Docket No. 500

In the Matter of Middlesex Paving Corporation

October 12, 1994

Disposition Agreement





This Disposition Agreement ("Agreement") is entered into
between the State Ethics Commission ("Commission") and Middlesex
Paving Corporation ("Middlesex") pursuant to s.5 of the
Commission's Enforcement Procedures. This Agreement constitutes a
consented to final order enforceable in the Superior Court pursuant
to G.L. c. 268B, s.4(j).

On January 25, 1994, the Commission initiated, pursuant to
G.L. c. 268B, s.4(a), a preliminary inquiry into possible
violations of the conflict of interest law, G.L. c. 268A, by
Middlesex. The Commission concluded that inquiry, and, on
September 27, 1994, found reasonable cause to believe that
Middlesex violated G.L. c. 268A, s.3.


Page 696

The Commission and Middlesex now agree to the following
findings of facts and conclusions of law:

1. Middlesex is a group of affiliated companies incorporated
to do business in Massachusetts. Middlesex performs a variety of
construction services including paving, bridge construction and
repair, landscaping, roadside development and road surfacing.
Seventy-five percent of Middlesex's Massachusetts contracts
consists of publicly bid and funded projects.

2. During 1990, Middlesex successfully bid for Massachusetts
Highway Department ("MHD") contracts valued at over $5 million.
These contracts involved construction, paving and maintenance
services and were awarded to Middlesex as the lowest qualified
bidder.

3. At all times relevant, Stephen Berlucchi ("Berlucchi")
was the MHD highway maintenance engineer. As such, he was
responsible for supervising and inspecting all maintenance work on
state highways performed by state contractors, including Middlesex.

4. On December 22, 1990, Middlesex hosted a Christmas party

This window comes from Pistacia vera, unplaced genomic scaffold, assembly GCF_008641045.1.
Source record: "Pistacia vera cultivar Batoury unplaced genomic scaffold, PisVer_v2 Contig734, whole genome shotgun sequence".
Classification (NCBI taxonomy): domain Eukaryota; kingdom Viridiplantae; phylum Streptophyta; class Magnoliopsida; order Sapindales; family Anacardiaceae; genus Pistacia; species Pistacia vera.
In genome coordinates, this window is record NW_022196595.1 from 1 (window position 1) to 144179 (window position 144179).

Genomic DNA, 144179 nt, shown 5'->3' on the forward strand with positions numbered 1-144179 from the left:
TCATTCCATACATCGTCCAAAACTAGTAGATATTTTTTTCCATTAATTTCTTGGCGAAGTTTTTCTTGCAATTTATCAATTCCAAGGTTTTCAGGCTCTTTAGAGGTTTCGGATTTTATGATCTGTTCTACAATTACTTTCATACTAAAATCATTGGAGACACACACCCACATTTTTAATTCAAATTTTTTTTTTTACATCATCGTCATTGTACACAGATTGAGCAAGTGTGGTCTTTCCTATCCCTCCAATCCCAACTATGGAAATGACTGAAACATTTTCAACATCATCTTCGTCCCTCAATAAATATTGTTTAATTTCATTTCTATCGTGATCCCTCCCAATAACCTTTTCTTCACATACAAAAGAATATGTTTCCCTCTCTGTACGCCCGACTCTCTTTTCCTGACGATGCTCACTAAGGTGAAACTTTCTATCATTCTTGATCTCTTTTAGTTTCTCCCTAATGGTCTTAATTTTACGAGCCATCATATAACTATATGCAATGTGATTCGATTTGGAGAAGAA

at the Marriott Long Wharf Hotel in Boston. The explicit purpose
of the party was to foster goodwill with employees and individuals
doing business with Middlesex. The party included cocktails,
dinner, entertainment and overnight hotel accommodations for
certain guests. More than 400 Middlesex employees and their
families attended the party.

5. Berlucchi attended Middlesex's party and received hotel
accommodations as Middlesex's guest. The cost to Middlesex was
approximately $116.

6. During 1991, Middlesex successfully bid for MHD contracts
valued at over $4 million. These contracts involved construction,
paving and maintenance services and were awarded to Middlesex as
the lowest qualified bidder.

7. At all times relevant, Anthony Salamanca ("Salamanca")
was a MHD district highway director and Edward O'Toole ("O'Toole")
was a MHD civil engineer. As such, each was responsible for
supervising and inspecting work performed by state contractors,
including Middlesex.

8. On December 21, 1991, Middlesex again hosted a Christmas
party at the Marriott Long Wharf Hotel in Boston. The
explicit purpose of the party was to foster goodwill with employees and
individuals doing business with Middlesex. The party included
cocktails, dinner, entertainment and overnight hotel accommodations
for certain guests. More than 400 Middlesex employees and their